Striving to elevate Iraq debate
Chicago Tribune
By Michael Tackett

Having failed, apparently, to get the ear of the Bush administration in any significant way when it comes to Iraq policy, Sen. Richard Lugar (R-Ind.) has quietly been trying another target audience: fellow members of Congress.

Lugar, chairman of the Senate Foreign Relations Committee, recently released the 12th in a series of letters to the other 534 lawmakers giving them his primer on developments in Iraq. The letters are written in the detached, non-threatening tone that is a trademark of the studious–sometimes even tedious–Lugar, one of the nation’s leading voices on international affairs.

He is among the last of the fading Washington tradition of the wise man, one whose views are enlisted not for their bile but for their brainpower. This is rarely that kind of town anymore. We last looked at Lugar’s advice to the president about Iraq almost two years ago. Little has changed, and Lugar has only been proven more correct over time.

In the letters to Congress, he tries to convince lawmakers–perhaps most notably fellow Republicans facing election this fall–that they need to be armed with the best information even if it is a departure from White House talking points.

He provides links to studies that give even more detail. It is serious, sober, rational and quite likely not read by the many members of Congress who are too busy trying to secure bookings on cable news channels so they can spout off pro or con.

That is, in some respects, the fate of Lugar, now 76 and in the winter of his political life: still pushing the stone of logic and reason and knowledge uphill, refusing to believe that no one will listen. His letters, he says, are an effort to “strive to elevate our debate by studying thoughtful sources of information and embracing civility in our discourse.”

Not too many in Washington talk like that, and fewer still believe it when they say it.

His first letter was sent Dec. 2, and in it he conceded what has now become obvious: “Some debate that has occurred both inside and outside of Congress has not been well-informed or has failed to acknowledge the complexities that we face as we try to achieve stability in Iraq.”

He encouraged his colleagues not to take what the administration had to say about Iraq at face value but to do independent research. So Lugar, a durable member of the GOP, recommended that his colleagues study reports from the Brookings Institution, hardly the preserve of conservative thought.

He mentioned the report again in his next letter, which followed a major speech on Iraq by President Bush before Iraqi elections. The report had some positive findings but was overwhelmingly cautionary, particularly as it related to Iraq’s oil industry and ingrained culture of corruption.

Later in the month, it was Lugar who urged Congress to take a more careful look at Iran’s possible role in unrest in Iraq and Iran’s own nuclear ambitions. “Beyond Iran’s impact on our efforts in Iraq, we must understand how the outcome in Iraq will affect our pursuit of national security objectives related to Iran and the Persian Gulf region.”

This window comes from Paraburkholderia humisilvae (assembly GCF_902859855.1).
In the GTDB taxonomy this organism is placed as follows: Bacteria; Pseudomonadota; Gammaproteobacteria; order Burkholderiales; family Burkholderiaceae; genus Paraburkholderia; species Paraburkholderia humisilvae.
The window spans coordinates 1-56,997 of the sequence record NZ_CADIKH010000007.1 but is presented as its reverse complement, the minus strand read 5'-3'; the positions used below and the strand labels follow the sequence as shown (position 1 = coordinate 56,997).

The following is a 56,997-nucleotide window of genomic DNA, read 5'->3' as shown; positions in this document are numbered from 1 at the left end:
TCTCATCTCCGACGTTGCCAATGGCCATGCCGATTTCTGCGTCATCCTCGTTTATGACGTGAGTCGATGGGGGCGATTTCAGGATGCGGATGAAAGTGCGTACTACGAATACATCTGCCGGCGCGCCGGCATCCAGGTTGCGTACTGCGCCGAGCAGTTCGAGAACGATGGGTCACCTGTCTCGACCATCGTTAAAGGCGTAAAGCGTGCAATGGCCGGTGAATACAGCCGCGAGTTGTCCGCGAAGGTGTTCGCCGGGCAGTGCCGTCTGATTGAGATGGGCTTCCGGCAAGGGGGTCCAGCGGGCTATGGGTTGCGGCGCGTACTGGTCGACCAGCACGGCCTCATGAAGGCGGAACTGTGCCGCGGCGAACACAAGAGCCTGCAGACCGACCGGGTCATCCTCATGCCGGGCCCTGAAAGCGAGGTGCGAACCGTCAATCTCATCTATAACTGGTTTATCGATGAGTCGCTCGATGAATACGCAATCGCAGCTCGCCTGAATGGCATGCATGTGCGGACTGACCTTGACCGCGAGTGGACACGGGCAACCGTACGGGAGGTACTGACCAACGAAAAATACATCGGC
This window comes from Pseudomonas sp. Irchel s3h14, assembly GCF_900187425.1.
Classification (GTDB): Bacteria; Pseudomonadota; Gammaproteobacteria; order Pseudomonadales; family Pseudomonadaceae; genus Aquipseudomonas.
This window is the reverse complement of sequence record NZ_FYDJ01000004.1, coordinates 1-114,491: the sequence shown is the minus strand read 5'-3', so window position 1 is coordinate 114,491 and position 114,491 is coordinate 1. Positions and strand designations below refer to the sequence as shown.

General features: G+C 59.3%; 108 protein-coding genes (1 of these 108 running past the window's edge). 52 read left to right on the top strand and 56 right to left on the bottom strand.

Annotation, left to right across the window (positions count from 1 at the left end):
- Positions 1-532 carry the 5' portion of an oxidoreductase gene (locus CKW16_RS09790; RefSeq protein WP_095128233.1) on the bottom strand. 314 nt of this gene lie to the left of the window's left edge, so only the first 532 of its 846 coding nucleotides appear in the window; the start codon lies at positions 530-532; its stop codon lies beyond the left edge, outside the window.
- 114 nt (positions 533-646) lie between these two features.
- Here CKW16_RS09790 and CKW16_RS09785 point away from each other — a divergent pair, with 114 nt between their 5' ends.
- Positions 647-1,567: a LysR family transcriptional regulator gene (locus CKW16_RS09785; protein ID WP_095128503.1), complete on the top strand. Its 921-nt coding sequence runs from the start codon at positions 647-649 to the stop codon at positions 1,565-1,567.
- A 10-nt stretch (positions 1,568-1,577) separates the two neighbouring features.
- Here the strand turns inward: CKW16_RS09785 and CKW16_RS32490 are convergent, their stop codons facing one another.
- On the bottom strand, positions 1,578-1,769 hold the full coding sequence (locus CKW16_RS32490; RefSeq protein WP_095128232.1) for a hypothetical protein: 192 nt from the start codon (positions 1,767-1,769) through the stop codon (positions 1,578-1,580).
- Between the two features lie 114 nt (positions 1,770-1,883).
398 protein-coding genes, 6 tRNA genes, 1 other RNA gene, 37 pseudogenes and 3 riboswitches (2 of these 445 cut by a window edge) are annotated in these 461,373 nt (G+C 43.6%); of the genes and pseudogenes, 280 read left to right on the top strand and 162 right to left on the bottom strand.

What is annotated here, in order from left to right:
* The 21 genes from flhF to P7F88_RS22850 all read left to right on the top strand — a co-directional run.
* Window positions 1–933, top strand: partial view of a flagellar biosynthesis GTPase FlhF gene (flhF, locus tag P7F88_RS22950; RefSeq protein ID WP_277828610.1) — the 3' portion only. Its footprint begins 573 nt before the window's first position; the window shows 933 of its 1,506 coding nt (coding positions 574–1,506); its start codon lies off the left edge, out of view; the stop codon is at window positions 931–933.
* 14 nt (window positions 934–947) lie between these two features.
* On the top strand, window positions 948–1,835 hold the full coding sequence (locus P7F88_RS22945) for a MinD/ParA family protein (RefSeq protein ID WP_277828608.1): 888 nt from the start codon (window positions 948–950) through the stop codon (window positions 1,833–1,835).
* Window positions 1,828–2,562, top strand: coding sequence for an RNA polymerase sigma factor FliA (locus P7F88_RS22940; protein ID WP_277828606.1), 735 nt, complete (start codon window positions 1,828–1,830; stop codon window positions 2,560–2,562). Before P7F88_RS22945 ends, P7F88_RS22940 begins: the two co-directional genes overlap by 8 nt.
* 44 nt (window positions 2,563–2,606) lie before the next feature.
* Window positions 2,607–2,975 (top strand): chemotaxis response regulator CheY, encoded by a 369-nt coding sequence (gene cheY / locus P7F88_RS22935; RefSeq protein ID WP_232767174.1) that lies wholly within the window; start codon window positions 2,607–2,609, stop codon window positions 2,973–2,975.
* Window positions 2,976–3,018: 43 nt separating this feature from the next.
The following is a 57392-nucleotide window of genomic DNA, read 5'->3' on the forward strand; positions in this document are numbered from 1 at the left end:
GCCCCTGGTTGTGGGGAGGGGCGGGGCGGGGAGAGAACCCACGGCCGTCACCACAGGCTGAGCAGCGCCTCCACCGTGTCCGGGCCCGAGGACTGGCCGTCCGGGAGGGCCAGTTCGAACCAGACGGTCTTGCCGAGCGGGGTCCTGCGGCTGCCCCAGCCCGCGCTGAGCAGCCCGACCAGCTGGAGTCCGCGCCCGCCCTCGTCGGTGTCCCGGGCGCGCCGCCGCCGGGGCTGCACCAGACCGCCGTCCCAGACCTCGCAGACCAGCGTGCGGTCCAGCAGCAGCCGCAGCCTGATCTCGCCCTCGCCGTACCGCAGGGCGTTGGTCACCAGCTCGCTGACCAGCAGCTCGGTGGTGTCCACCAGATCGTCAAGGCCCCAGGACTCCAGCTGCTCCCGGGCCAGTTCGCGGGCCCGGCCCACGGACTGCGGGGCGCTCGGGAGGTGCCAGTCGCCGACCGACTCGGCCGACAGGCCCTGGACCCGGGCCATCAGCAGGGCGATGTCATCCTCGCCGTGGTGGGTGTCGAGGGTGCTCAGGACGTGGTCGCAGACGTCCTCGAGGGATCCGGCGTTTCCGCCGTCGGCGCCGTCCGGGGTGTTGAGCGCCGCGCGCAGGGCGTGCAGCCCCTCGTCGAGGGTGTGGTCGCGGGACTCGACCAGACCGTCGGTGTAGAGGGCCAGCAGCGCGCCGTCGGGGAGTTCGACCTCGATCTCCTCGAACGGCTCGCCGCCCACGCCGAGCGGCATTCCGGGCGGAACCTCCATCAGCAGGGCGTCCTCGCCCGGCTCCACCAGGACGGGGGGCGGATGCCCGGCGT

Was anyone listening?

Not every letter was a study in subtle criticism. He had praise for the election process, noting that the turnout rate was higher than in this country.

But many were the warning signs. He cited a “frequent” witness before the Foreign Relations Committee, Iraq specialist Phebe Marr, who cautioned that voting was organized “around ethnicity and sect, rather than platform and mutual interest … second, oil will be a key component in holding the state together.”

Other letters address funding, encouraging members to follow the money that many voted for with so little hesitation. One not-so-small matter: No one envisioned that $5.8billion out of $18.5 billion appropriated for reconstruction in the 2004 fiscal year would have to be used to train and equip security forces. Lugar noted how this made each reconstruction dollar shrivel.

What’s more, he asserted, corruption in the oil industry is “systemic.”

In April, he told members how Iraqis view their own situation, based on a poll conducted by the International Republican Institute. Three-quarters of those surveyed regarded security positions as poor. A majority of Iraqis had a very pessimistic outlook for their country for the next six months, and for many, the next five years.

The most recent letter, released late last month, provides members with a roster of newly elected Iraqi officials. “It is important that we come to know its new leaders and begin to identify Iraq with them.”

A proposition as noble as it is doubtful.

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